Why Alcohol and Aging Don't Mix Well
It may seem that people become more sensitive to alcohol as they age. The few drinks that could be consumed in their 30s or 40s may have a different impact in their 60s or 70s.
As people grow older, they may experience changes in their bodies and should be aware of how those changes can impact them when consuming alcohol. Various health problems can develop with age, requiring the need for medications that can affect how alcohol impacts the body and health of the individual.
Alcohol Use Among the Elderly
At 74 years old, George F. Koob, Director of the National Institute on Alcohol Abuse and Alcoholism, says, “We’re not fine” when referring to older adults consuming alcohol. He explains that the elderly population perceives themselves as having a higher tolerance than they actually do; that misunderstanding only increases intoxication.
The capability to recognize the impacts of alcohol diminishes after age 50. Older adults have a diminished sense of their reflexes and balance. Therefore, they may not be able to gauge their sobriety correctly. The inability to detect intoxication can quickly progress into alcohol abuse for the elderly population.
Prevalence of Alcohol Abuse in the Elderly Population
Alcohol use disorder (AUD) doesn’t stop at a certain age. Alcohol abuse and AUD are common but often overlooked, unreported, and untreated among older adults. It can be easy to ignore the problem, thinking, “They have lived a long life; let them have their fun.” However, when the elderly consume significant amounts of alcohol, it may endanger themselves or others.
According to the National Council of Alcohol and Drug Dependence, approximately 11% of hospital admissions for the elderly result from alcohol or drug misuse. This rate is comparable to older adults admitted to the hospital because of heart attacks, which may originate from prolonged alcoholism. A reported 14% of emergency room admissions are alcohol-related in the elderly. Furthermore, the rate of the elderly who enter psychiatric hospitals because of alcohol is 20%.
How Alcohol Impacts Older Adults
In order to understand how alcohol impacts health with age, it is important to first understand how alcohol metabolizes in the body:
- Without digestion, consumed alcohol moves from the stomach into the small intestine
- Next, alcohol is absorbed through the small intestinal wall and travels to the liver
- The liver processes alcohol, using enzymes to break it down into harmful chemicals
- The chemicals then move via circulation to the heart, lungs, brain, and other organs, while simultaneously moving into lean muscle mass
After a person reaches the age of 65, blood circulation begins to slow down. Therefore, less blood flows through the liver. As the process slows, more toxic metabolites can accrue due to the increased time it takes to metabolize alcohol.
The loss of lean muscle mass, which often occurs with age, causes a higher concentration of alcohol to remain in the bloodstream. The results are increased effects from alcohol and dehydration from the same amount of alcohol the same person was accustomed to drinking at a younger age.
Complications for Older Adults Consuming Alcohol
Older adults metabolize alcohol more slowly, causing an increase in sensitivity to the effects of alcohol. While the amount and frequency of drinking are factors, other natural bodily changes occur around particular ages that can be intensified by alcohol consumption.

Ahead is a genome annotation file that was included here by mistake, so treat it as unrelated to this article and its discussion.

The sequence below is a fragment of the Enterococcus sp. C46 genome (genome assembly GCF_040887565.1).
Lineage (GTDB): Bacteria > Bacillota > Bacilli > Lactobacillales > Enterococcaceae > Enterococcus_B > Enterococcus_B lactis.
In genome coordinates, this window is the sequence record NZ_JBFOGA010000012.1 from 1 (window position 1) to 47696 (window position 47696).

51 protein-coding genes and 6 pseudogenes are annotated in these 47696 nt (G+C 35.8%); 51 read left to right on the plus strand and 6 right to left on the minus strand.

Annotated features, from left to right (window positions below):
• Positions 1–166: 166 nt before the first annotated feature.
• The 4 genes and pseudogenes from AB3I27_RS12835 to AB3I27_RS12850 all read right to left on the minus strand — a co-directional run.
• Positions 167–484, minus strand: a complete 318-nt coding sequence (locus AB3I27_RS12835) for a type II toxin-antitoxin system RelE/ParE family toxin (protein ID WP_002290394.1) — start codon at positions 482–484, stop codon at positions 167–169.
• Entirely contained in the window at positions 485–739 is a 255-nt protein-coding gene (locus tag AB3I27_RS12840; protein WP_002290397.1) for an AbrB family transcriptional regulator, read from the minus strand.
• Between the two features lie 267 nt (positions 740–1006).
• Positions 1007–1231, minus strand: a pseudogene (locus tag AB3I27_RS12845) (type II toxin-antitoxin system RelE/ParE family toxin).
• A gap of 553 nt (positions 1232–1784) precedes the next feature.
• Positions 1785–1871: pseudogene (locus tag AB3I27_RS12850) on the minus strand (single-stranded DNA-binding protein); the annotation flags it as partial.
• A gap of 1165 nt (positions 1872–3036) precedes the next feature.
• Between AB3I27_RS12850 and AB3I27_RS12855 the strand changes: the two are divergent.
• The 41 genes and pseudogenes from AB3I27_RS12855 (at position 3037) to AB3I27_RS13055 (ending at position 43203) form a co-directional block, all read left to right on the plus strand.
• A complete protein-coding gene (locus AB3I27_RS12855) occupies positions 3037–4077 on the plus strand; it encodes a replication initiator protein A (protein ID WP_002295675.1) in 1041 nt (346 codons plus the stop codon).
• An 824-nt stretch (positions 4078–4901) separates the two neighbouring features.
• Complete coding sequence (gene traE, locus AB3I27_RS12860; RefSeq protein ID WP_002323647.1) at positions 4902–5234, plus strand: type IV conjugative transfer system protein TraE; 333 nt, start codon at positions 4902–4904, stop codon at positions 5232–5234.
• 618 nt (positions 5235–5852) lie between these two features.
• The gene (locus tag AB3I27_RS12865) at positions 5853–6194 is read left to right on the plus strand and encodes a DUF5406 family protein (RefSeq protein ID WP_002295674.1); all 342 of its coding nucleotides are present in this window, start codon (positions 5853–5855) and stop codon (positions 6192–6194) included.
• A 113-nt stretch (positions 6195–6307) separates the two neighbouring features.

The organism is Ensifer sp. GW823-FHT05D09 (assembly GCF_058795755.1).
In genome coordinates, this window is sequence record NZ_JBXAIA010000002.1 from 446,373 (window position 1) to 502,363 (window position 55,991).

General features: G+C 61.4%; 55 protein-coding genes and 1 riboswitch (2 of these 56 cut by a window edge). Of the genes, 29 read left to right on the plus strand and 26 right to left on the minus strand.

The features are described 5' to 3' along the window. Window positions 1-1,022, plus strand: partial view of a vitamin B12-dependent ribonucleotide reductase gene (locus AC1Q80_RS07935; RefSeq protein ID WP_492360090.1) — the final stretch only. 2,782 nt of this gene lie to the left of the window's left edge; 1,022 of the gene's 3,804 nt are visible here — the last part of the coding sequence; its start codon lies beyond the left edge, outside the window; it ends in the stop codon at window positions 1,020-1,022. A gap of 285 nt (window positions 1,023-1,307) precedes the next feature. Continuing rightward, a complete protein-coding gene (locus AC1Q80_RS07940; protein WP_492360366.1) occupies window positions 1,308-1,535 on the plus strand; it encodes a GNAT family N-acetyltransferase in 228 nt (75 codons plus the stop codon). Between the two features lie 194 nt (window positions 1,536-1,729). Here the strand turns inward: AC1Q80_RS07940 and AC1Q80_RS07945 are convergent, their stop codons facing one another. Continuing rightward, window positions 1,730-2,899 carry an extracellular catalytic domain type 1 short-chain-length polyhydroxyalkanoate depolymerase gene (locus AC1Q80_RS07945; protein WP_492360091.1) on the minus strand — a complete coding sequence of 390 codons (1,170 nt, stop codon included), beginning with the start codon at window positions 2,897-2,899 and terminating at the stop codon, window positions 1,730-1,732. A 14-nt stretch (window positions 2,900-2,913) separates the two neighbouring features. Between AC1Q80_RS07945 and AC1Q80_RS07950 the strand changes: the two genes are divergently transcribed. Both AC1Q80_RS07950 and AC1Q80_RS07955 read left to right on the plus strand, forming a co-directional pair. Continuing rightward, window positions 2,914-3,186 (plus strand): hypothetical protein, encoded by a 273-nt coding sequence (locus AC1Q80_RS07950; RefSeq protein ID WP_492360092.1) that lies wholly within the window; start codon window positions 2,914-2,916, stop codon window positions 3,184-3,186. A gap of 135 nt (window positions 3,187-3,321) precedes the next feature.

Here are possible complications that older adults who consume alcohol can experience:
- Increased risk of accidents: Physical or mental functions involving coordination, vision, hearing, and reflexes become compromised with age, increasing the risk of falls, slips, or car accidents. These risks are compounded by the use of alcohol which reduces coordination and balance.
- Increased health problems: In older adults, drinking alcohol can increase the risks of health problems such as diabetes, high blood pressure, congestive heart failure, liver problems, osteoporosis, memory problems, and mood disorders.
- Potential medication interactions: Elderly adults may take over-the-counter or prescription medications for various health concerns, which can have an adverse reaction when mixed with alcohol. Medicines known to react with alcohol include anti-anxiety drugs, antibiotics, antidepressants, antihistamines, blood thinners, diabetes drugs, sleeping pills, and pain medications.
How to Get Help for Alcohol Use Disorder
Help is available for those struggling with alcohol addiction, especially for the elderly. It can feel overwhelming when searching for support, but the first step is recognizing the problem.
The Substance Abuse and Mental Health Services Administration (SAMHSA) offers the behavioral health treatment services locator to help find mental health services by area. In addition, helpful information about treatment facilities that provide specialty care can be found using SAMHSA's substance use treatment locator.
Understanding how alcohol impacts the aging body is essential for alcohol use disorder awareness among the elderly population. If you or a loved one struggles with alcohol or drug addiction, Present Moments Recovery can help. Present Moments Recovery is located in San Diego, California, and delivers an individualized and comprehensive approach to addiction, with many levels of care to ensure a successful recovery. We focus on extensive treatment that is less intensive to promote long-term sobriety. From detoxification programs to outpatient programs and aftercare, we can help you form a firm foundation for your sobriety. At our family-run treatment center, you will be able to talk with empathetic and devoted therapists one-on-one, assuring that all of your needs are met. Present Moments Recovery believes recovery only happens in the present moment. Call us today and learn about our services at (619) 363-4767.